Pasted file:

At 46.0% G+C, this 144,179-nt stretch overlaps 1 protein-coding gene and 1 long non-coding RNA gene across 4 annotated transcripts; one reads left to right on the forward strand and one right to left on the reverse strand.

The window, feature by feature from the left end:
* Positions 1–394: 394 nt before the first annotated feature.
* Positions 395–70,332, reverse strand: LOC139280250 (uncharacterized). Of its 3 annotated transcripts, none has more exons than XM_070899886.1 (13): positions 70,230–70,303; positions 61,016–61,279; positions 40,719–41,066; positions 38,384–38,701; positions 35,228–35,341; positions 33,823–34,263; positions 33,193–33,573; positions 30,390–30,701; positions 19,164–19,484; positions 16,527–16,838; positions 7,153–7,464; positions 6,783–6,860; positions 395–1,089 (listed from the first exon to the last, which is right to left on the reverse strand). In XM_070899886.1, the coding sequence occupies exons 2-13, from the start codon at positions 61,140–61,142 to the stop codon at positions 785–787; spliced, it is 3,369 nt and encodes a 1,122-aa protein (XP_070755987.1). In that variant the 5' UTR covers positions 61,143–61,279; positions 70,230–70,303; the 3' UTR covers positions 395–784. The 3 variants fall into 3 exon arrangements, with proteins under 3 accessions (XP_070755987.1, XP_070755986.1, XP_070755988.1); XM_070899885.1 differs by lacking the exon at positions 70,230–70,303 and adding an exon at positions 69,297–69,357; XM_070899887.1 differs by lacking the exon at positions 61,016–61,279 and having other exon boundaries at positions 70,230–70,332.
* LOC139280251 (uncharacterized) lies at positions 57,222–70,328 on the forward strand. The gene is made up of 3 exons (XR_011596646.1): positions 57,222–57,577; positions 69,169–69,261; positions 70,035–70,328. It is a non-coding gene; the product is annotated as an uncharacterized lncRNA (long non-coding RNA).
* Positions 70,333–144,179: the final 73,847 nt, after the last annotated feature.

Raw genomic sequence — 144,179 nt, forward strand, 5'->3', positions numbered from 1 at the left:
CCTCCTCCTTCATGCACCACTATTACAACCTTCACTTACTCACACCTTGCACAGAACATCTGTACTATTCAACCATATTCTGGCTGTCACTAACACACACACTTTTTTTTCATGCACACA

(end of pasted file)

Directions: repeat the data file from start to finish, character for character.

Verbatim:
At 46.0% G+C, this 144,179-nt stretch overlaps 1 protein-coding gene and 1 long non-coding RNA gene across 4 annotated transcripts; one reads left to right on the forward strand and one right to left on the reverse strand.

The window, feature by feature from the left end:
* Positions 1–394: 394 nt before the first annotated feature.
* Positions 395–70,332, reverse strand: LOC139280250 (uncharacterized). Of its 3 annotated transcripts, none has more exons than XM_070899886.1 (13): positions 70,230–70,303; positions 61,016–61,279; positions 40,719–41,066; positions 38,384–38,701; positions 35,228–35,341; positions 33,823–34,263; positions 33,193–33,573; positions 30,390–30,701; positions 19,164–19,484; positions 16,527–16,838; positions 7,153–7,464; positions 6,783–6,860; positions 395–1,089 (listed from the first exon to the last, which is right to left on the reverse strand). In XM_070899886.1, the coding sequence occupies exons 2-13, from the start codon at positions 61,140–61,142 to the stop codon at positions 785–787; spliced, it is 3,369 nt and encodes a 1,122-aa protein (XP_070755987.1). In that variant the 5' UTR covers positions 61,143–61,279; positions 70,230–70,303; the 3' UTR covers positions 395–784. The 3 variants fall into 3 exon arrangements, with proteins under 3 accessions (XP_070755987.1, XP_070755986.1, XP_070755988.1); XM_070899885.1 differs by lacking the exon at positions 70,230–70,303 and adding an exon at positions 69,297–69,357; XM_070899887.1 differs by lacking the exon at positions 61,016–61,279 and having other exon boundaries at positions 70,230–70,332.
* LOC139280251 (uncharacterized) lies at positions 57,222–70,328 on the forward strand. The gene is made up of 3 exons (XR_011596646.1): positions 57,222–57,577; positions 69,169–69,261; positions 70,035–70,328. It is a non-coding gene; the product is annotated as an uncharacterized lncRNA (long non-coding RNA).
* Positions 70,333–144,179: the final 73,847 nt, after the last annotated feature.

Raw genomic sequence — 144,179 nt, forward strand, 5'->3', positions numbered from 1 at the left:
CCTCCTCCTTCATGCACCACTATTACAACCTTCACTTACTCACACCTTGCACAGAACATCTGTACTATTCAACCATATTCTGGCTGTCACTAACACACACACTTTTTTTTCATGCACACA